Politics

North Korea Will “Keep It’s Nuclear Shield” – Expert

Ahead of Trump’s second summit with Kim Jong-Un Asia/Global Affairs expert Dr. Parag Khanna talks about what the summit means for the U.S. (and broader Asia) and if North korea’s nuclear shield can ever be dismantled.

nuclear shield
conan_mizuta / Pixabay

Khanna has long argued that North Korea has become a “commercial colony” of China, South Korea, and Russia — all of which have significant economic interests in the Hermit Kingdom from low-cost manufacturing to precious minerals.

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Meanwhile -- as Khanna explained in this interview with Bloomberg during the first summit -- there is a three-way dynamic between the issue of ending the Korean War, De-nuclearizing North Korea, and reunifying the Korean Peninsula. Further, he has predicted that reunification will be a multi-stage process during which NK maintains autonomy and Pyongyang becomes the administrative center for the collective efforts to rehabilitate its economy.

Significantly, he says that North Korea will keep its nuclear shield while branding it as a pan-Korean nuclear shield.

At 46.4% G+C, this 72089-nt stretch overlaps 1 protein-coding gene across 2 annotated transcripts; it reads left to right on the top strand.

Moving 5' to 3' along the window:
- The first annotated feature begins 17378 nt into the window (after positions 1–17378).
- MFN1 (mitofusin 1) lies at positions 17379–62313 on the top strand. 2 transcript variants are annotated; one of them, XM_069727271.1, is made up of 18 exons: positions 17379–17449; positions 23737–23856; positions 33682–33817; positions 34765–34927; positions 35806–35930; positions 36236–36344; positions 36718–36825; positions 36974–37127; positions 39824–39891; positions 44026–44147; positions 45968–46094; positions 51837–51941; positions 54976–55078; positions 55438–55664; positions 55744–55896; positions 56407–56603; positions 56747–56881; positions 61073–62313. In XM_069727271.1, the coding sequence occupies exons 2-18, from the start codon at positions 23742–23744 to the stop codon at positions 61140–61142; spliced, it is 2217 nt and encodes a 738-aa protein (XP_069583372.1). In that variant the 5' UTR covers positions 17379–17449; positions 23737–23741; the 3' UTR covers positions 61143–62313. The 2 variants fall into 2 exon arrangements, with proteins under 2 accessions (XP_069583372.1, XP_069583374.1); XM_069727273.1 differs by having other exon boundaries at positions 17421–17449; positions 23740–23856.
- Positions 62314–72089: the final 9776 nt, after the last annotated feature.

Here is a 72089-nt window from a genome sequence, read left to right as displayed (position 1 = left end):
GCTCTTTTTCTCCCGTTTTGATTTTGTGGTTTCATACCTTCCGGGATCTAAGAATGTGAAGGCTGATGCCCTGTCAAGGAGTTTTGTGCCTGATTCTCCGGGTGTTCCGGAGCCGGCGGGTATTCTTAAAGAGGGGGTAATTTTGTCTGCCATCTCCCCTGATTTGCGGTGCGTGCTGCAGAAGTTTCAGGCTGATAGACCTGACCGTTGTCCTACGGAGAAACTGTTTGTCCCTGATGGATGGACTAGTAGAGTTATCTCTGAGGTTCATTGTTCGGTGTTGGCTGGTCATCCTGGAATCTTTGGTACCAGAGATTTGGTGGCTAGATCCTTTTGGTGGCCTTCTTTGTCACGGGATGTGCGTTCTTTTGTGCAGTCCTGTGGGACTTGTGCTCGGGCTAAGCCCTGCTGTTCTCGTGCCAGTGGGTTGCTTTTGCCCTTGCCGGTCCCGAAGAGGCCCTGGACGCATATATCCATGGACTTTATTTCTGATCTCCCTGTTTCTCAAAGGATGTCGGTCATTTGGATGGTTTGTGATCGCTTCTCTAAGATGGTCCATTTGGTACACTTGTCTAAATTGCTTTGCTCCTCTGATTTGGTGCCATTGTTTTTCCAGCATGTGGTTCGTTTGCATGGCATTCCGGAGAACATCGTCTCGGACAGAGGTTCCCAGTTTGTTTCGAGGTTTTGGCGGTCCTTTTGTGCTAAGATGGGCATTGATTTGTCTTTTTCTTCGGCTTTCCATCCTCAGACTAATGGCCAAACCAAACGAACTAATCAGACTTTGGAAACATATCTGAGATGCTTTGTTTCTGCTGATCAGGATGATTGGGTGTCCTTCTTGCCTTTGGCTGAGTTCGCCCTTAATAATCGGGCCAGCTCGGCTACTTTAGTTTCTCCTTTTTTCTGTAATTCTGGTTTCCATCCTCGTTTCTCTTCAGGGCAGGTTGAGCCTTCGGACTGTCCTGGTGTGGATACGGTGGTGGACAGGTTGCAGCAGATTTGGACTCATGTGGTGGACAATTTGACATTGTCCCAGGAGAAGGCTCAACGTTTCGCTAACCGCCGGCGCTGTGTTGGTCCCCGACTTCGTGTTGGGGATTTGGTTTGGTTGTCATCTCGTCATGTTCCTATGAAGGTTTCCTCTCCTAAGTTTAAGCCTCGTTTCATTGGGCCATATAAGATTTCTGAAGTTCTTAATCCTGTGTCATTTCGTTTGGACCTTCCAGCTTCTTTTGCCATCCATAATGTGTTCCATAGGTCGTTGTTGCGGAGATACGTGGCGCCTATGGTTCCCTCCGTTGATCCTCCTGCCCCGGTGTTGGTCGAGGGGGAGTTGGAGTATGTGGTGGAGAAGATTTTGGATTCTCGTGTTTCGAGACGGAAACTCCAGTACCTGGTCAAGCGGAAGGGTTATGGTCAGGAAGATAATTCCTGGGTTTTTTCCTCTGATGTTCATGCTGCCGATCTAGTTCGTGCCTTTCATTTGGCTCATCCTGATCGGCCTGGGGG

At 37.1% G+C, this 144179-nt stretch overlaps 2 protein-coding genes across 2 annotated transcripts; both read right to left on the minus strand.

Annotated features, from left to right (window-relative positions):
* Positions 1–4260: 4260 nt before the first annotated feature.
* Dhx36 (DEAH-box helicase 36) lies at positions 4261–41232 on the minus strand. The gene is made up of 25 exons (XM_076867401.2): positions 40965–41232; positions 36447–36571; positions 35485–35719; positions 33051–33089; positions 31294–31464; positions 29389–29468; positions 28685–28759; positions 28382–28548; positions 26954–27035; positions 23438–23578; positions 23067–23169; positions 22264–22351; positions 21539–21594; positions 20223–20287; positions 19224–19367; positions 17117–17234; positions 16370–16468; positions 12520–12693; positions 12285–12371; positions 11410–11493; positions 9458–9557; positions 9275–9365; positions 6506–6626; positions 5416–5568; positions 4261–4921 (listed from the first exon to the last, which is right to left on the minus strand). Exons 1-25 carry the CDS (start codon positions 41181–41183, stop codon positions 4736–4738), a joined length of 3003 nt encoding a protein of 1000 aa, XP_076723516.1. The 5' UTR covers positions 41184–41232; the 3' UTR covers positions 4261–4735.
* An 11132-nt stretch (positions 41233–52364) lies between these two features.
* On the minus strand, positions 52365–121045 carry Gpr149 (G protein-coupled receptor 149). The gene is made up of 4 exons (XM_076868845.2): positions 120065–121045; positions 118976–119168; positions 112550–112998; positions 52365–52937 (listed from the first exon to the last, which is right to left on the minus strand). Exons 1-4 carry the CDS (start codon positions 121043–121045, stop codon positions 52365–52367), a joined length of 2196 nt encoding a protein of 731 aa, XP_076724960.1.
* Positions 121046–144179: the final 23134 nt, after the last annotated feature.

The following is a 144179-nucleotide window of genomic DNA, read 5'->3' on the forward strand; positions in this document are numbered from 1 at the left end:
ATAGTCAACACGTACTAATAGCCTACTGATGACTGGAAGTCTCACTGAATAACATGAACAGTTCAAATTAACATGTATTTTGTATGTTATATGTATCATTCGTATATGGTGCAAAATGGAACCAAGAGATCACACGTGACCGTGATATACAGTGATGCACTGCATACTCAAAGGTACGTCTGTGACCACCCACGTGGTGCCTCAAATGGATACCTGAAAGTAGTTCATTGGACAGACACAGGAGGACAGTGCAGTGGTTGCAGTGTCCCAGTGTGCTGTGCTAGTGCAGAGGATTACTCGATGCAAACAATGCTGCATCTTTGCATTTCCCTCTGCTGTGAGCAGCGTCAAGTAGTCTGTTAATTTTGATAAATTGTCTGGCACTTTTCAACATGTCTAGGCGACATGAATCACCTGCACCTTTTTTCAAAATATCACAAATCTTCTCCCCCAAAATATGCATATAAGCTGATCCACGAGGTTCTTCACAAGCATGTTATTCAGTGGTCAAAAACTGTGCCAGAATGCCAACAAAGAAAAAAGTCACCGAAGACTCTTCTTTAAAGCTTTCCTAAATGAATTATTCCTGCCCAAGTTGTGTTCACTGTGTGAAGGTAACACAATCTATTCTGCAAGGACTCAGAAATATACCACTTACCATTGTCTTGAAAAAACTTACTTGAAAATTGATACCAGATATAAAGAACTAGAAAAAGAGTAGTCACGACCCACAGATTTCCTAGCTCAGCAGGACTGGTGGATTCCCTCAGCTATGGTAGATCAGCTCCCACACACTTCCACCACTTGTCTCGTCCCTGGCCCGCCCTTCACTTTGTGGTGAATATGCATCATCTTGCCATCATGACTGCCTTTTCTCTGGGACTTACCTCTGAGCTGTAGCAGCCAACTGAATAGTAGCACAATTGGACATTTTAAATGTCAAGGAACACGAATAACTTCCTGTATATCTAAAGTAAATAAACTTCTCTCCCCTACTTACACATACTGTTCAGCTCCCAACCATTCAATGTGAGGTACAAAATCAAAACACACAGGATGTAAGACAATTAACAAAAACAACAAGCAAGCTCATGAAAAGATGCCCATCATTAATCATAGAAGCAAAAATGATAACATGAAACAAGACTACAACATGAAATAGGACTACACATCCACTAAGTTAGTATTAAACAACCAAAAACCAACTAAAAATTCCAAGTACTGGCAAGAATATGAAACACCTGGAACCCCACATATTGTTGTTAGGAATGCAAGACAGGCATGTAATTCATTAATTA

According to Khanna:

  • There are fundamental strategic questions about the implications of Korean peace for the US military positioning in Asia.
  • With one less major conflict scenario in the region, American forces stationed in Korea will need to withdraw further from this key theater.
  • At the same time, the US justification for remaining in Japan will also diminish commensurately.
  • Asians will gain greater confidence that they can resolve their own disputes.

More About Parag:

He's the founder and managing partner of FutureMap -- a strategic advisory firm -- and an internationally bestselling author. He has been an advisor to the U.S. National Intelligence Global Trends 2030 program. During 2007, he served in Iraq and Afghanistan as a senior geo-political advisor to the United States Special Operations Forces. He was a Global Governance Fellow at the Brookings Institutions and a Research Associate at the Council of Foreign Relations in New York. He holds a PhD in international relations from the London School of Economics and Bachelors and Masters degrees from the School of Foreign Service at Georgetown University. He is a Young Global Leader at the World Economic Forum and author of the forthcoming book The Future is Asian: Commerce, Conflict & Culture in the 21st Century (2019).


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